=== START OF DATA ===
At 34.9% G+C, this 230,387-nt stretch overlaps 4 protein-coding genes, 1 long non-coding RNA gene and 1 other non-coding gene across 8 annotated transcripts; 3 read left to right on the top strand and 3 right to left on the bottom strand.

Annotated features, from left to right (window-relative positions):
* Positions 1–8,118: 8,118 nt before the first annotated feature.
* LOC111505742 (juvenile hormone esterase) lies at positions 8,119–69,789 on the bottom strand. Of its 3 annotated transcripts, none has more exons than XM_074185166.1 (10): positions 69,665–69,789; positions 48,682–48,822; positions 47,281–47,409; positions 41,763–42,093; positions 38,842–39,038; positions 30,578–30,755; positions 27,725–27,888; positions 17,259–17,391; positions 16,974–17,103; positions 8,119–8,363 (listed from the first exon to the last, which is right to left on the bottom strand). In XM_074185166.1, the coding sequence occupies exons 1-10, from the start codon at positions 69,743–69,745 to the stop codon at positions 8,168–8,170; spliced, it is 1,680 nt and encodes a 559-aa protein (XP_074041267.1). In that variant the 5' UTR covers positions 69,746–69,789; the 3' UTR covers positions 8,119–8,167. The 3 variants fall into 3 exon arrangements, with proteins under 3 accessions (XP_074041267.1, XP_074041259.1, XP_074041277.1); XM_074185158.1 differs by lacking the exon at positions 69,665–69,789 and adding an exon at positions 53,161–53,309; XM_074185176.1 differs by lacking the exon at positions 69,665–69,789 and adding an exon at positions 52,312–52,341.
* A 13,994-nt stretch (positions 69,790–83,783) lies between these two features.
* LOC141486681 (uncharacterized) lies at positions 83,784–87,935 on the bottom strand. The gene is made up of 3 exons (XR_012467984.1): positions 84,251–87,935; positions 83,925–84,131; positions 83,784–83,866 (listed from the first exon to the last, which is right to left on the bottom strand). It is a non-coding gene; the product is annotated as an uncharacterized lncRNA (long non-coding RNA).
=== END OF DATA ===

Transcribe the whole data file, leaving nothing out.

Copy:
At 34.9% G+C, this 230,387-nt stretch overlaps 4 protein-coding genes, 1 long non-coding RNA gene and 1 other non-coding gene across 8 annotated transcripts; 3 read left to right on the top strand and 3 right to left on the bottom strand.

Annotated features, from left to right (window-relative positions):
* Positions 1–8,118: 8,118 nt before the first annotated feature.
* LOC111505742 (juvenile hormone esterase) lies at positions 8,119–69,789 on the bottom strand. Of its 3 annotated transcripts, none has more exons than XM_074185166.1 (10): positions 69,665–69,789; positions 48,682–48,822; positions 47,281–47,409; positions 41,763–42,093; positions 38,842–39,038; positions 30,578–30,755; positions 27,725–27,888; positions 17,259–17,391; positions 16,974–17,103; positions 8,119–8,363 (listed from the first exon to the last, which is right to left on the bottom strand). In XM_074185166.1, the coding sequence occupies exons 1-10, from the start codon at positions 69,743–69,745 to the stop codon at positions 8,168–8,170; spliced, it is 1,680 nt and encodes a 559-aa protein (XP_074041267.1). In that variant the 5' UTR covers positions 69,746–69,789; the 3' UTR covers positions 8,119–8,167. The 3 variants fall into 3 exon arrangements, with proteins under 3 accessions (XP_074041267.1, XP_074041259.1, XP_074041277.1); XM_074185158.1 differs by lacking the exon at positions 69,665–69,789 and adding an exon at positions 53,161–53,309; XM_074185176.1 differs by lacking the exon at positions 69,665–69,789 and adding an exon at positions 52,312–52,341.
* A 13,994-nt stretch (positions 69,790–83,783) lies between these two features.
* LOC141486681 (uncharacterized) lies at positions 83,784–87,935 on the bottom strand. The gene is made up of 3 exons (XR_012467984.1): positions 84,251–87,935; positions 83,925–84,131; positions 83,784–83,866 (listed from the first exon to the last, which is right to left on the bottom strand). It is a non-coding gene; the product is annotated as an uncharacterized lncRNA (long non-coding RNA).